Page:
Jim Carrey doesn’t get the respect he deserves. This is most likely because most people remember him as “the guy who talked out of his butt” in Ace Ventura: Pet Detective. But since that (admittedly funny) movie, he has branched out and tackled films with serious dramatic intentions, hitting home runs in The Truman Show, Eternal Sunshine of the Spotless Mind and, to a lesser extent, Man on the Moon. He’s such a versatile performer that I can't help but wonder why he accepts roles like the one in Mr. Popper’s Penguins. He is capable of so much more. Still, despite my wanting to see him in more dramatic roles, he puts his all into this movie, a respectable effort in a film that doesn’t fully deserve it.
Based on the children’s book by Richard and Florence Atwater, the film follows Mr. Popper (Carrey), a hard working businessman with two children and an ex-wife who he more or less ignores. It’s a neglectful trait he took from his father who was too busy exploring the world to spend time with him as a child. Now, he receives word that his dad has died and is sending him a package as defined in his will. Much to his surprise, it’s a penguin. Before he can even get rid of it, five more arrive at his door. Unfortunately, this happens on the day of his son’s birthday and the little guy mistakes the penguins as gifts, which forces Popper to keep and care for the penguins.
Mr. Popper’s Penguins is not a film to be overanalyzed. Those who do will find enough lapses of logic to drive them crazy. Popper lives in a New York apartment building, surrounded by other tenants trying to live peacefully, yet only one seems to hear the loud squawking penguins at night. That person tries to make a complaint, to no avail, and is essentially forgotten afterwards. Then later in the movie, Popper takes his children and all six of the penguins out to Central Park for a game of snow soccer and there isn’t a person in sight. Moments like these are impossible to ignore, but aren’t meant to be intellectually dissected.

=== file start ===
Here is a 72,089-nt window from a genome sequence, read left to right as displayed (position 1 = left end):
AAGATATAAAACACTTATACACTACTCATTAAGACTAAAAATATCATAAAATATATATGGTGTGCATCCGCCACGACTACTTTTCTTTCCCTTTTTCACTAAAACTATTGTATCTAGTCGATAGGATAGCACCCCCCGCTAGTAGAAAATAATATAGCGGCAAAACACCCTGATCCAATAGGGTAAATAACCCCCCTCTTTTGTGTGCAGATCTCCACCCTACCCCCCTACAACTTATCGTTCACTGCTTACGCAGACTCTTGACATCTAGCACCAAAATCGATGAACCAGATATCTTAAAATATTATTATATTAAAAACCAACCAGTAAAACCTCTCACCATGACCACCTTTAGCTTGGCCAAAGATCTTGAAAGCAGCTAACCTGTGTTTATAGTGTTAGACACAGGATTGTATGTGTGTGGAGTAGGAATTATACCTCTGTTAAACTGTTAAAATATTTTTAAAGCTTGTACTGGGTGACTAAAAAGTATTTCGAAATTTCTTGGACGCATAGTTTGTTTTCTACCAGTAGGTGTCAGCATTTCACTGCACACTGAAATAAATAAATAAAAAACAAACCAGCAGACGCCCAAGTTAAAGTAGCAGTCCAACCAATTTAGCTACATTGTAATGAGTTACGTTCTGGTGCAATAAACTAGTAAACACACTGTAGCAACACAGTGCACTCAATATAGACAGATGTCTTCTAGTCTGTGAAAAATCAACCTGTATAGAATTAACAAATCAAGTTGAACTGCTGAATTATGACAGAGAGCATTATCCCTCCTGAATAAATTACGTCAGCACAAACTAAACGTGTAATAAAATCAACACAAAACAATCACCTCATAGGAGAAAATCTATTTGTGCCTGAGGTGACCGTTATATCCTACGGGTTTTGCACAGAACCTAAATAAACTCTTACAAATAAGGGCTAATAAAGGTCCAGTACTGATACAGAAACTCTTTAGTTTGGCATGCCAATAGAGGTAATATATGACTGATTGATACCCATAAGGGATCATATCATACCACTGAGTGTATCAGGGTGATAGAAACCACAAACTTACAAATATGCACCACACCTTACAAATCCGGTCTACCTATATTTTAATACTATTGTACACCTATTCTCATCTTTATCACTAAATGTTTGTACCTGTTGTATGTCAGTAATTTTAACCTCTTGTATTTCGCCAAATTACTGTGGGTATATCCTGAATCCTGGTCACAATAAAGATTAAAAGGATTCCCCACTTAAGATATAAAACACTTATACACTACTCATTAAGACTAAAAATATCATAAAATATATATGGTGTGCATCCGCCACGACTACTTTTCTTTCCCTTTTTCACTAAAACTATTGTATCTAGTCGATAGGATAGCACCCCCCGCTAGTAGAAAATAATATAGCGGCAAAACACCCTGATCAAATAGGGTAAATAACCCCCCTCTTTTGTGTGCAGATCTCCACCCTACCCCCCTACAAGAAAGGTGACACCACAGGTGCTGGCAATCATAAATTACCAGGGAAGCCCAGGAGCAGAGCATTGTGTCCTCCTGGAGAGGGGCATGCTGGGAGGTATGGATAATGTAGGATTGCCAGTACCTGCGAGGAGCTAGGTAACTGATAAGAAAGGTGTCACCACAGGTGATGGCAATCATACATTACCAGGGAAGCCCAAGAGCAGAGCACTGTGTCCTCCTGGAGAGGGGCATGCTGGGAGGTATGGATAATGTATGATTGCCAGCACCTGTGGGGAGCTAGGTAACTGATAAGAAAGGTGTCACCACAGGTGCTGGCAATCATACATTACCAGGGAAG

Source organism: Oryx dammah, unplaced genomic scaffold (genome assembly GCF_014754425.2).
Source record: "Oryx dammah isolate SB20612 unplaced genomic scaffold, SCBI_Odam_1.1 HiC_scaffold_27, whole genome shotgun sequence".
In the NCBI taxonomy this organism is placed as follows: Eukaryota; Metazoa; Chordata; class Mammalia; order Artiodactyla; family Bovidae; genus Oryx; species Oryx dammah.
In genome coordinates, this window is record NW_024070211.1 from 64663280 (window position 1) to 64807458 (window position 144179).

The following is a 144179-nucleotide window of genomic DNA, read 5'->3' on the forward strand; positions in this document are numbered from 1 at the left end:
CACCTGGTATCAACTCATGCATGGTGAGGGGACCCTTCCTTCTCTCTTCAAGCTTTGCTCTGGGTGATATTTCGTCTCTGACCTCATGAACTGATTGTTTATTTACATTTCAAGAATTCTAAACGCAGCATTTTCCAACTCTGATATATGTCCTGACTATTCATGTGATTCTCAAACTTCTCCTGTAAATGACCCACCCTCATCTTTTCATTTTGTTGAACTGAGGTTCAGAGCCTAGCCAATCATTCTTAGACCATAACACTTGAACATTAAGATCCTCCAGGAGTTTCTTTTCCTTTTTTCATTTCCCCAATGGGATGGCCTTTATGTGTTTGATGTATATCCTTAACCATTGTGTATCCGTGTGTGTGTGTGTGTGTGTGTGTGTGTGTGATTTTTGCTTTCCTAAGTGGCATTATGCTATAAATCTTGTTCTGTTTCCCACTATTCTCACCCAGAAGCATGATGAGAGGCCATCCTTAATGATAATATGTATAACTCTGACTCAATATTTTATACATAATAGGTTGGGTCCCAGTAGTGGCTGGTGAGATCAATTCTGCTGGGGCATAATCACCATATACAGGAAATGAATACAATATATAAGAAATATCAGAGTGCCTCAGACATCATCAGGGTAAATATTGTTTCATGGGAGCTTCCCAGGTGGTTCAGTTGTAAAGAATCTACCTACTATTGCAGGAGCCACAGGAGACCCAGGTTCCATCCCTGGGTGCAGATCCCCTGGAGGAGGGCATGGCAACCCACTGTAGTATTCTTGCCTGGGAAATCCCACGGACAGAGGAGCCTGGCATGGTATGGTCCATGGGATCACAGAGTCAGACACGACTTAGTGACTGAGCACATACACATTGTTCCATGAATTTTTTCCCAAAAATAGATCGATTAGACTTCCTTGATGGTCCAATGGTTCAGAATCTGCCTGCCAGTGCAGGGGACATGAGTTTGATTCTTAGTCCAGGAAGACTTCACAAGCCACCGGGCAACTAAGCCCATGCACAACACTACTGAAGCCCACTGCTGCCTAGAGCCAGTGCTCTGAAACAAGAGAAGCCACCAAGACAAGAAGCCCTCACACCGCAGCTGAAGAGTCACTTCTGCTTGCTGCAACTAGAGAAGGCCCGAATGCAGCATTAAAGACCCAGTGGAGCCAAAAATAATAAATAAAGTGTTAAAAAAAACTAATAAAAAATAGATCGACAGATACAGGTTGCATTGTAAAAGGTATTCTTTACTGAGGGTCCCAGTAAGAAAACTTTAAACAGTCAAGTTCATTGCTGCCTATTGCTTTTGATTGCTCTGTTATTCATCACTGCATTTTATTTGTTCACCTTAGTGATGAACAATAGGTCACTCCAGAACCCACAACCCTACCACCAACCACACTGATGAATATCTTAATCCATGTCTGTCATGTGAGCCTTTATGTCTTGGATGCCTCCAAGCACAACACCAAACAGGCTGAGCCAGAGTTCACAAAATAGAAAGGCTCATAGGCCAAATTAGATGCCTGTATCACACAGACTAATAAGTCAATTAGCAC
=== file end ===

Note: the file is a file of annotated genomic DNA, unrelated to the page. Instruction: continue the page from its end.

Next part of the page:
However, the largest of these gaffes is a narrative problem so big you’d have to be sleeping to miss it. The “villain,” the person who is trying to take the penguins away, comes in the form of zookeeper and penguin expert, Nat Jones (Clark Gregg). In the film, he is played as cold and cruel, only wanting to bring emotional turmoil to Popper and his children by stealing away the penguins they’ve come to love so much. But, realistically, that’s the right thing to do. In one scene, Jones tells Popper he doesn’t know how to care for penguins and they could come down with a number of diseases if not properly kept in a zoo or in their natural habitat. Well, he’s right. Jones, the animal expert, clearly knows what’s best for the penguins. Popper and his children do not.
That problem strips away much of the emotion because we’re supposed to want Popper to keep the penguins, even though we all know he shouldn’t. But I don’t suppose most people are going to see Mr. Popper’s Penguins for its oversimplified story. No, I figure they’ll be there for the laughs and, surprisingly enough, the movie delivers. While it’s by no means a gut buster, it produces more laughs on a more consistent basis than many comedies so far this year (“It’s funnier than The Hangover 2” a colleague of mine said). While primarily for children, there are some great adult jokes, including some fun comparisons between the mannerisms of the penguins and Charlie Chaplin.
When all is said and done, though, it comes right back to Jim Carrey, who has always had a talent for physical comedy going all the way back to his days on “In Living Color.” He has such a knack for it, he manages to make getting hit in the groin seem fresh. Because of his physical prowess, these moments are genuinely funny (as opposed to someone like Kevin James who we’re supposed to laugh at because, oh ha ha, he’s kind of fat). Mr. Popper’s Penguins is not a great movie (and there are far too many scenes of penguins defecating), but it sets a goal and reaches it. And that’s more than you can say for a lot of other movies.
Mr. Popper’s Penguins receives 2.5/5